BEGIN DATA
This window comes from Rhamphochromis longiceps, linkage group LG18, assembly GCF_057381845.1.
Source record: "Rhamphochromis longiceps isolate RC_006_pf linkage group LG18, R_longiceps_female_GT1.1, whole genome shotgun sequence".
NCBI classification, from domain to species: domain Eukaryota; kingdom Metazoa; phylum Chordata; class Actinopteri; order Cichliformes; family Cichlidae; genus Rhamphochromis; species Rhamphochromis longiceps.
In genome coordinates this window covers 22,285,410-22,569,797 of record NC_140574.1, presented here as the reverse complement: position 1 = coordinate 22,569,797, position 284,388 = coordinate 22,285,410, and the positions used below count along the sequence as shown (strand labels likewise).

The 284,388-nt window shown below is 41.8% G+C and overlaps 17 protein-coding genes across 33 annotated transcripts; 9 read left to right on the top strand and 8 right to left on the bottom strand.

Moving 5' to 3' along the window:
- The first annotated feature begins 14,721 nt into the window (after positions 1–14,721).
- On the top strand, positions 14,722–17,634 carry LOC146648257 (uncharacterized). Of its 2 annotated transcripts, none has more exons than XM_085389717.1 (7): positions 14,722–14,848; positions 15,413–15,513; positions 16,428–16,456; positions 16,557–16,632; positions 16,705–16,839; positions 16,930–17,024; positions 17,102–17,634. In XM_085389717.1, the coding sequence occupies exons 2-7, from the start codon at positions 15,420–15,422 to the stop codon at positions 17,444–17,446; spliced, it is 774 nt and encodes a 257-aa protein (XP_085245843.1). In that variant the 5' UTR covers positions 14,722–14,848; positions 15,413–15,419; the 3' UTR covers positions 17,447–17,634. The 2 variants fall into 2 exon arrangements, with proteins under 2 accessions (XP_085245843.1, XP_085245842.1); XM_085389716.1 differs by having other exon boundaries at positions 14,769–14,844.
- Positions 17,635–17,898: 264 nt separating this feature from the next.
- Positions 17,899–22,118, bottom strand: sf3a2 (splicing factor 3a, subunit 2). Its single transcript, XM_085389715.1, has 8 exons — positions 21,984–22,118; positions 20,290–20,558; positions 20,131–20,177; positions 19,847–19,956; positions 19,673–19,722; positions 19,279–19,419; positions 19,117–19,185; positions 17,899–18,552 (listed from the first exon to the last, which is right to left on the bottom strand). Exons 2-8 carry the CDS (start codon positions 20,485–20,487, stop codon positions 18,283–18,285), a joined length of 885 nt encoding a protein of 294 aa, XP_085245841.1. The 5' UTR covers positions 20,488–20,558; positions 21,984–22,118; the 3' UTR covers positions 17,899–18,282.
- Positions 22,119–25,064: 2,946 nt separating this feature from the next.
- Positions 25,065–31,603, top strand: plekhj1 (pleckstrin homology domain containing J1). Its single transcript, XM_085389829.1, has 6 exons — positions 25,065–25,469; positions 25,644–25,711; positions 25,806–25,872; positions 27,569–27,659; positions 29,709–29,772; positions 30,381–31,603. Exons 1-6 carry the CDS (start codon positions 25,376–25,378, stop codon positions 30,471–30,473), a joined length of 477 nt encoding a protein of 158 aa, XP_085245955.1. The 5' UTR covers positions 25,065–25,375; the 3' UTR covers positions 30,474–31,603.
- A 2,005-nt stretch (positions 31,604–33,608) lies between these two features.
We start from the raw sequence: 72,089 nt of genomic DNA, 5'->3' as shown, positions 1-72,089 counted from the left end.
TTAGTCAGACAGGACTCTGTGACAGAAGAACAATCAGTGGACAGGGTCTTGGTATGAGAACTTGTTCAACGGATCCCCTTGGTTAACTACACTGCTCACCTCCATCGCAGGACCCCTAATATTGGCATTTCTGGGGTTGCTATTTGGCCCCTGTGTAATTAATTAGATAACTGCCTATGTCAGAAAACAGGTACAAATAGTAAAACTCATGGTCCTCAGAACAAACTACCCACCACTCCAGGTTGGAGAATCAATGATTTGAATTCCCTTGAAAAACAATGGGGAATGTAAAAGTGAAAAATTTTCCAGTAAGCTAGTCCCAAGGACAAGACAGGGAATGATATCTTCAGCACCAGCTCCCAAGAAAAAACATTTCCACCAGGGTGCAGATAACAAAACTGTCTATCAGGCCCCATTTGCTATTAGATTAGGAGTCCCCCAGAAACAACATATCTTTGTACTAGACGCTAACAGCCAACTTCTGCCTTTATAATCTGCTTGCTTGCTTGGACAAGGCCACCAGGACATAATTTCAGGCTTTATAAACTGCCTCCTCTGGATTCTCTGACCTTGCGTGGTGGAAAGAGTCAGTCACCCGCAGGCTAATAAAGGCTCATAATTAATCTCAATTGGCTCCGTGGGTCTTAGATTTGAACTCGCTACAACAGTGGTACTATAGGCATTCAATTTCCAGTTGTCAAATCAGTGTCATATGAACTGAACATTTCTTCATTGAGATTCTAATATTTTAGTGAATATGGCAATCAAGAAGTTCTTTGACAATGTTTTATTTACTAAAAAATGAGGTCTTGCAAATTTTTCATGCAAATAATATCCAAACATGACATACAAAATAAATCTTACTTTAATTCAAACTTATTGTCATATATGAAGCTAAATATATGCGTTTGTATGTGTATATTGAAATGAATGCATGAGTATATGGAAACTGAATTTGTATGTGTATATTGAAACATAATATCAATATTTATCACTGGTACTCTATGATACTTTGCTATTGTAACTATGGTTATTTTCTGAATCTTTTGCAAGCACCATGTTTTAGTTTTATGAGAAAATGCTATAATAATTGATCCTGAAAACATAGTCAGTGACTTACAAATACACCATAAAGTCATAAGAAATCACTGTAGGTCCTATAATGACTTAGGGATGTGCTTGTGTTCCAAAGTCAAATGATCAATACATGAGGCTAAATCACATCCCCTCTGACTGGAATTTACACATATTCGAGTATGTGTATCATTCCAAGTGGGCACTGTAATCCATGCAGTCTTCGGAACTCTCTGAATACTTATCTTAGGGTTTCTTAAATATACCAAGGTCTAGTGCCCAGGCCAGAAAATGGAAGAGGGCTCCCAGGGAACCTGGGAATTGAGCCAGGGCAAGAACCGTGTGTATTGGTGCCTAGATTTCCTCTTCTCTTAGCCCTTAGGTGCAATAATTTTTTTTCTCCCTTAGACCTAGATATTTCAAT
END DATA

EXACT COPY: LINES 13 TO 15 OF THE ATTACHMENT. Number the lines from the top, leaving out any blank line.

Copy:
- A 2,005-nt stretch (positions 31,604–33,608) lies between these two features.
We start from the raw sequence: 72,089 nt of genomic DNA, 5'->3' as shown, positions 1-72,089 counted from the left end.
TTAGTCAGACAGGACTCTGTGACAGAAGAACAATCAGTGGACAGGGTCTTGGTATGAGAACTTGTTCAACGGATCCCCTTGGTTAACTACACTGCTCACCTCCATCGCAGGACCCCTAATATTGGCATTTCTGGGGTTGCTATTTGGCCCCTGTGTAATTAATTAGATAACTGCCTATGTCAGAAAACAGGTACAAATAGTAAAACTCATGGTCCTCAGAACAAACTACCCACCACTCCAGGTTGGAGAATCAATGATTTGAATTCCCTTGAAAAACAATGGGGAATGTAAAAGTGAAAAATTTTCCAGTAAGCTAGTCCCAAGGACAAGACAGGGAATGATATCTTCAGCACCAGCTCCCAAGAAAAAACATTTCCACCAGGGTGCAGATAACAAAACTGTCTATCAGGCCCCATTTGCTATTAGATTAGGAGTCCCCCAGAAACAACATATCTTTGTACTAGACGCTAACAGCCAACTTCTGCCTTTATAATCTGCTTGCTTGCTTGGACAAGGCCACCAGGACATAATTTCAGGCTTTATAAACTGCCTCCTCTGGATTCTCTGACCTTGCGTGGTGGAAAGAGTCAGTCACCCGCAGGCTAATAAAGGCTCATAATTAATCTCAATTGGCTCCGTGGGTCTTAGATTTGAACTCGCTACAACAGTGGTACTATAGGCATTCAATTTCCAGTTGTCAAATCAGTGTCATATGAACTGAACATTTCTTCATTGAGATTCTAATATTTTAGTGAATATGGCAATCAAGAAGTTCTTTGACAATGTTTTATTTACTAAAAAATGAGGTCTTGCAAATTTTTCATGCAAATAATATCCAAACATGACATACAAAATAAATCTTACTTTAATTCAAACTTATTGTCATATATGAAGCTAAATATATGCGTTTGTATGTGTATATTGAAATGAATGCATGAGTATATGGAAACTGAATTTGTATGTGTATATTGAAACATAATATCAATATTTATCACTGGTACTCTATGATACTTTGCTATTGTAACTATGGTTATTTTCTGAATCTTTTGCAAGCACCATGTTTTAGTTTTATGAGAAAATGCTATAATAATTGATCCTGAAAACATAGTCAGTGACTTACAAATACACCATAAAGTCATAAGAAATCACTGTAGGTCCTATAATGACTTAGGGATGTGCTTGTGTTCCAAAGTCAAATGATCAATACATGAGGCTAAATCACATCCCCTCTGACTGGAATTTACACATATTCGAGTATGTGTATCATTCCAAGTGGGCACTGTAATCCATGCAGTCTTCGGAACTCTCTGAATACTTATCTTAGGGTTTCTTAAATATACCAAGGTCTAGTGCCCAGGCCAGAAAATGGAAGAGGGCTCCCAGGGAACCTGGGAATTGAGCCAGGGCAAGAACCGTGTGTATTGGTGCCTAGATTTCCTCTTCTCTTAGCCCTTAGGTGCAATAATTTTTTTTCTCCCTTAGACCTAGATATTTCAAT